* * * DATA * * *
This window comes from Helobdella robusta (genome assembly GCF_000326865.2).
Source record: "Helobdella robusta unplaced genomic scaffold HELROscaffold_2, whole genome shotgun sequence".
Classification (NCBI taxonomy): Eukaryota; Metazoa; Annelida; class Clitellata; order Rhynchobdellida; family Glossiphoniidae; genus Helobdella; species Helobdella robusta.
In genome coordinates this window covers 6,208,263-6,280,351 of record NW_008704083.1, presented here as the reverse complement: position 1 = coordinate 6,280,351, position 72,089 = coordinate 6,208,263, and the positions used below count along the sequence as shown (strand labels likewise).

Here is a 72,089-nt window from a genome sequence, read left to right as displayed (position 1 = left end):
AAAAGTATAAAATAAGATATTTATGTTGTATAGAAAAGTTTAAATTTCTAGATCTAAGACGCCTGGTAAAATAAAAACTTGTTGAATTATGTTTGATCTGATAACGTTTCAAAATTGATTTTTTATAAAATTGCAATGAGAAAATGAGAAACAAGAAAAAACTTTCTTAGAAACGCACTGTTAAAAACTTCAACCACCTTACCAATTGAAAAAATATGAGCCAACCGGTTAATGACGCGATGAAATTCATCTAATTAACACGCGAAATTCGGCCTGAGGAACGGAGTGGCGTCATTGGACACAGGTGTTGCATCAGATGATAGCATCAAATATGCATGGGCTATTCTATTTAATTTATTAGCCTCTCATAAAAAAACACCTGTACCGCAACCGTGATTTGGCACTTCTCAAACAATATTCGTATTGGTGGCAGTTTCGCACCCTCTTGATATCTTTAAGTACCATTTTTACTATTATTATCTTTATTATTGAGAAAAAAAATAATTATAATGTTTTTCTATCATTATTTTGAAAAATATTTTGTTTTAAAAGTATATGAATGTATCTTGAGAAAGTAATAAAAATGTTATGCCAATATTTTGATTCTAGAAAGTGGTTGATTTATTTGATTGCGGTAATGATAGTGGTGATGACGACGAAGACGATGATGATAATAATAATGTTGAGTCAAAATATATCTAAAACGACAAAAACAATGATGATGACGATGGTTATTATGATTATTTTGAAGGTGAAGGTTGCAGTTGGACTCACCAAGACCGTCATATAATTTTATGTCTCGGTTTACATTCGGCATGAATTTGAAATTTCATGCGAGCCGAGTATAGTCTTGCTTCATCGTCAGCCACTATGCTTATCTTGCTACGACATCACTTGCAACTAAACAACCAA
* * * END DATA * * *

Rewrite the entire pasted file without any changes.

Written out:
This window comes from Helobdella robusta (genome assembly GCF_000326865.2).
Source record: "Helobdella robusta unplaced genomic scaffold HELROscaffold_2, whole genome shotgun sequence".
Classification (NCBI taxonomy): Eukaryota; Metazoa; Annelida; class Clitellata; order Rhynchobdellida; family Glossiphoniidae; genus Helobdella; species Helobdella robusta.
In genome coordinates this window covers 6,208,263-6,280,351 of record NW_008704083.1, presented here as the reverse complement: position 1 = coordinate 6,280,351, position 72,089 = coordinate 6,208,263, and the positions used below count along the sequence as shown (strand labels likewise).

Here is a 72,089-nt window from a genome sequence, read left to right as displayed (position 1 = left end):
AAAAGTATAAAATAAGATATTTATGTTGTATAGAAAAGTTTAAATTTCTAGATCTAAGACGCCTGGTAAAATAAAAACTTGTTGAATTATGTTTGATCTGATAACGTTTCAAAATTGATTTTTTATAAAATTGCAATGAGAAAATGAGAAACAAGAAAAAACTTTCTTAGAAACGCACTGTTAAAAACTTCAACCACCTTACCAATTGAAAAAATATGAGCCAACCGGTTAATGACGCGATGAAATTCATCTAATTAACACGCGAAATTCGGCCTGAGGAACGGAGTGGCGTCATTGGACACAGGTGTTGCATCAGATGATAGCATCAAATATGCATGGGCTATTCTATTTAATTTATTAGCCTCTCATAAAAAAACACCTGTACCGCAACCGTGATTTGGCACTTCTCAAACAATATTCGTATTGGTGGCAGTTTCGCACCCTCTTGATATCTTTAAGTACCATTTTTACTATTATTATCTTTATTATTGAGAAAAAAAATAATTATAATGTTTTTCTATCATTATTTTGAAAAATATTTTGTTTTAAAAGTATATGAATGTATCTTGAGAAAGTAATAAAAATGTTATGCCAATATTTTGATTCTAGAAAGTGGTTGATTTATTTGATTGCGGTAATGATAGTGGTGATGACGACGAAGACGATGATGATAATAATAATGTTGAGTCAAAATATATCTAAAACGACAAAAACAATGATGATGACGATGGTTATTATGATTATTTTGAAGGTGAAGGTTGCAGTTGGACTCACCAAGACCGTCATATAATTTTATGTCTCGGTTTACATTCGGCATGAATTTGAAATTTCATGCGAGCCGAGTATAGTCTTGCTTCATCGTCAGCCACTATGCTTATCTTGCTACGACATCACTTGCAACTAAACAACCAA